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  • Writer's pictureBy The Financial District

"Plant-Based" Has Lost Its Meaning: Scribe

Meat alternatives cost more than their conventional counterparts and are made with complicated ingredients that raise doubts about their healthiness.

A survey from the Food Industry Association noted there is confusion about what the "plant-based" label presently means.

The popularity of those products has declined in recent years to such a degree that Beyond Meat is now in “survival mode,” as Yasmin Tayag wrote for The Atlantic.

On packaging and ad copy, plant-based has been applied to so many items—including foods that are highly processed or those that have never contained animal ingredients—that it has been “diluted to nothing,” Mark Lang, a marketing professor at the University of Tampa who studies food, said.

The Cornell University biochemist Thomas Colin Campbell is often credited for coining the term in the 1980s as a neutral, less fraught descriptor for diets considered “vegan” or “vegetarian.”

The Plant-Based Foods Association uses essentially the same criteria—foods made from plants that do not contain animal products—to determine which products can bear its “Certified Plant-Based Seal.”

All the news: Business man in suit and tie smiling and reading a newspaper near the financial district.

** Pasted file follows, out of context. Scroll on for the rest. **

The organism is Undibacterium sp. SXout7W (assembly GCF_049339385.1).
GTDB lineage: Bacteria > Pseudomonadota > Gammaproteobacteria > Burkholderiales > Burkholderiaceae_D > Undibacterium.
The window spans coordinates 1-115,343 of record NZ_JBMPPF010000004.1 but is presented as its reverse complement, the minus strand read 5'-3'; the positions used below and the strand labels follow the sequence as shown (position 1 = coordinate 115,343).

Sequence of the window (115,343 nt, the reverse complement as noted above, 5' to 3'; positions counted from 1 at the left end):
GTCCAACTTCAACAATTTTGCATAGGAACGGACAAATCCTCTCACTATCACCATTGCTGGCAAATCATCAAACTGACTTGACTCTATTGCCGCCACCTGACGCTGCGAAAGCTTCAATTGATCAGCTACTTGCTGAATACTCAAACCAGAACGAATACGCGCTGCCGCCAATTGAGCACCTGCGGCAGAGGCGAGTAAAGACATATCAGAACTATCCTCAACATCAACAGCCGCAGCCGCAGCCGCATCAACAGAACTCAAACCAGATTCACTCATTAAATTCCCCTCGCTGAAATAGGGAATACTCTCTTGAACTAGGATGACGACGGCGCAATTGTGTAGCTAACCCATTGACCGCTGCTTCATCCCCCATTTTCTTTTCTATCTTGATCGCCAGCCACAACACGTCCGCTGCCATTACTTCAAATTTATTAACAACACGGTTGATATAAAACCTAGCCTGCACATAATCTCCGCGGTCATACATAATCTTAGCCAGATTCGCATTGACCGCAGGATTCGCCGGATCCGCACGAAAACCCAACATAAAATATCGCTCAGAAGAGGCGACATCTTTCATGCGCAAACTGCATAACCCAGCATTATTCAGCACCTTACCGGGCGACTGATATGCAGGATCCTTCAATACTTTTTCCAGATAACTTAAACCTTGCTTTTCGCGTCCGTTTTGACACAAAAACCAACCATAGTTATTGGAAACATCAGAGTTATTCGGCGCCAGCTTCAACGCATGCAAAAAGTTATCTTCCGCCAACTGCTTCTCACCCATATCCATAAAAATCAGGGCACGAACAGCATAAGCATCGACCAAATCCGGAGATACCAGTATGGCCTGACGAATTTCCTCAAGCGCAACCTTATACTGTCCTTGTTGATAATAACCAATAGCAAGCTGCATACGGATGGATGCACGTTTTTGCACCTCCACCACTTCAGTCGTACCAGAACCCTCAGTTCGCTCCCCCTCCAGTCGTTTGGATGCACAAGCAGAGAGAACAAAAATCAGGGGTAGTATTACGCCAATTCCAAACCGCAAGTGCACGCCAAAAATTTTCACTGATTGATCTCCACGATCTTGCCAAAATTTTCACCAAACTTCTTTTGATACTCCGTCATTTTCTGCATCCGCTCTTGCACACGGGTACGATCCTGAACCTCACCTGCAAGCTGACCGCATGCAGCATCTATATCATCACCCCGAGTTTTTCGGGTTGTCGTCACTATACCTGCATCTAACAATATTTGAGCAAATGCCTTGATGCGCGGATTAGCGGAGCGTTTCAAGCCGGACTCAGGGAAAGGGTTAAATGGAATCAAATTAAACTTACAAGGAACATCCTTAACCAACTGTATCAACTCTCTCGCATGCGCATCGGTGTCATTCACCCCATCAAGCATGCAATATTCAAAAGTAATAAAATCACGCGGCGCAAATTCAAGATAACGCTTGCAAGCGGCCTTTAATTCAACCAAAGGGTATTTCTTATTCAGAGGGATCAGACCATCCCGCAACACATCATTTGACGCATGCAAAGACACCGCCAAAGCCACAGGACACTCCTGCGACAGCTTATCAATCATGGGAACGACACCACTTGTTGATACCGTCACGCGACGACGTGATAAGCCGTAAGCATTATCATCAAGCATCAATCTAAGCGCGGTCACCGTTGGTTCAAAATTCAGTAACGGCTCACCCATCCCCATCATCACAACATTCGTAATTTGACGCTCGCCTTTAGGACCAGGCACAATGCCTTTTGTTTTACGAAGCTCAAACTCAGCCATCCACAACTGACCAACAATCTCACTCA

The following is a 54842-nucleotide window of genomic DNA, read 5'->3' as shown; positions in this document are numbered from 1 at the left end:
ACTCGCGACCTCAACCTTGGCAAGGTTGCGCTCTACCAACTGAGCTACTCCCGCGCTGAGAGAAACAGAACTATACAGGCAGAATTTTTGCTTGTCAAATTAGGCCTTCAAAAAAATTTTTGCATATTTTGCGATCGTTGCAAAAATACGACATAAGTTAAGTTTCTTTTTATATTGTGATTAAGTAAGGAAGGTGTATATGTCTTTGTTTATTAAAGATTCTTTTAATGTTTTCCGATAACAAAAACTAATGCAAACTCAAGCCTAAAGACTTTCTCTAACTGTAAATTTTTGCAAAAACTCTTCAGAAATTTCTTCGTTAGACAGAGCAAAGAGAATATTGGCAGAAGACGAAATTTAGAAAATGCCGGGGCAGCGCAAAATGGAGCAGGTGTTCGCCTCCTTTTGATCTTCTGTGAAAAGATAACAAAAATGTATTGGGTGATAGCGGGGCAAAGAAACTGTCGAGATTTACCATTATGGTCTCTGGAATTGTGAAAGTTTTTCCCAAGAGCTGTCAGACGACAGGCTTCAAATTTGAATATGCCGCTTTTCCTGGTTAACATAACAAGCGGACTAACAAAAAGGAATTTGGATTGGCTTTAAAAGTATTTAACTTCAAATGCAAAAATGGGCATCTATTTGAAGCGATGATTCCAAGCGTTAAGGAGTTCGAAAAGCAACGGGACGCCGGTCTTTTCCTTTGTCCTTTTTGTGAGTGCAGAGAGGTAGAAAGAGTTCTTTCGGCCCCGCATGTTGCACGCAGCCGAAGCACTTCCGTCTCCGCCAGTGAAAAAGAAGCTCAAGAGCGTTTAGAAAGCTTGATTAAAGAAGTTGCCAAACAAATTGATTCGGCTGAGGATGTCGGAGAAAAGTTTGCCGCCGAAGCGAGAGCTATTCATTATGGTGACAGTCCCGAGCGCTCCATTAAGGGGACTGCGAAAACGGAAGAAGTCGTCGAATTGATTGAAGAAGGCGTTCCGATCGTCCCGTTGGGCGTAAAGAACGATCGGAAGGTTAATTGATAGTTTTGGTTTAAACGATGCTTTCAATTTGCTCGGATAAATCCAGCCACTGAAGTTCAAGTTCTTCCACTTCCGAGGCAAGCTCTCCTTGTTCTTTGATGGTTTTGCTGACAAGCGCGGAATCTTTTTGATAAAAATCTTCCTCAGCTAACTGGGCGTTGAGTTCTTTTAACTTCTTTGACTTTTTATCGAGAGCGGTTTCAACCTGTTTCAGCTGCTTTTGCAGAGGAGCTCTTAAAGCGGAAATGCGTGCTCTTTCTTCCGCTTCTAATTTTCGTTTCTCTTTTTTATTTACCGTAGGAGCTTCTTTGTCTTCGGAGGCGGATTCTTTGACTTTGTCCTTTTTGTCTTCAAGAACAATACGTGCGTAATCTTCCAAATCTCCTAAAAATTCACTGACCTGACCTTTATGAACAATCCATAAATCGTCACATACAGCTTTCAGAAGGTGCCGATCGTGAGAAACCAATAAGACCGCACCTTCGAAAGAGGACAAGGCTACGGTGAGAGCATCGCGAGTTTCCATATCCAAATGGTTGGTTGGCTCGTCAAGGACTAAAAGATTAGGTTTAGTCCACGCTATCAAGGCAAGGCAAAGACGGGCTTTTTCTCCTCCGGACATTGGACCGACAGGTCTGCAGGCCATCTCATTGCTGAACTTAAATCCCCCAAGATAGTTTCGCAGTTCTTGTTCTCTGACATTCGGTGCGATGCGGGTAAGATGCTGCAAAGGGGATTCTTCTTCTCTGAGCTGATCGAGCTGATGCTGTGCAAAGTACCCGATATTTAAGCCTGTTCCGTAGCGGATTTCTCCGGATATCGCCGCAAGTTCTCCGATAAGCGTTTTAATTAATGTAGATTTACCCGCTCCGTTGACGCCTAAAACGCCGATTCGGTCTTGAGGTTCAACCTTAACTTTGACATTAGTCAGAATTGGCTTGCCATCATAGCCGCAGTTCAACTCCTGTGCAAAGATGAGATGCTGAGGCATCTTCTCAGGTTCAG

The label’s vagueness has been a marketer’s dream, creating an opportunity to capitalize on the healthiness of eating plant-based.

Brands use the “plant-based” label to “draw people’s attention to the goodness of a particular product” and “deflect attention” from less appealing attributes, Joe Árvai, a professor of psychology and biological sciences at the University of Southern California, said.

Market & economy: Market economist in suit and tie reading reports and analysing charts in the office located in the financial district.

A survey from the Food Industry Association noted there is confusion about what the label means.

Some are now skeptical of the label. A 2023 study co-authored by Árvai said that people are less likely to go for foods described as “plant-based” (or “vegan”) compared to those called “healthy” or “sustainable.”

Health & lifestyle: Woman running and exercising over a bridge near the financial district.

One reason may be negative associations with plant-based meat alternatives, which are “artificial” because of their ultra-processed nature, co-author Patrycja Sleboda, an assistant professor of psychology at Baruch College, City University of New York, said.

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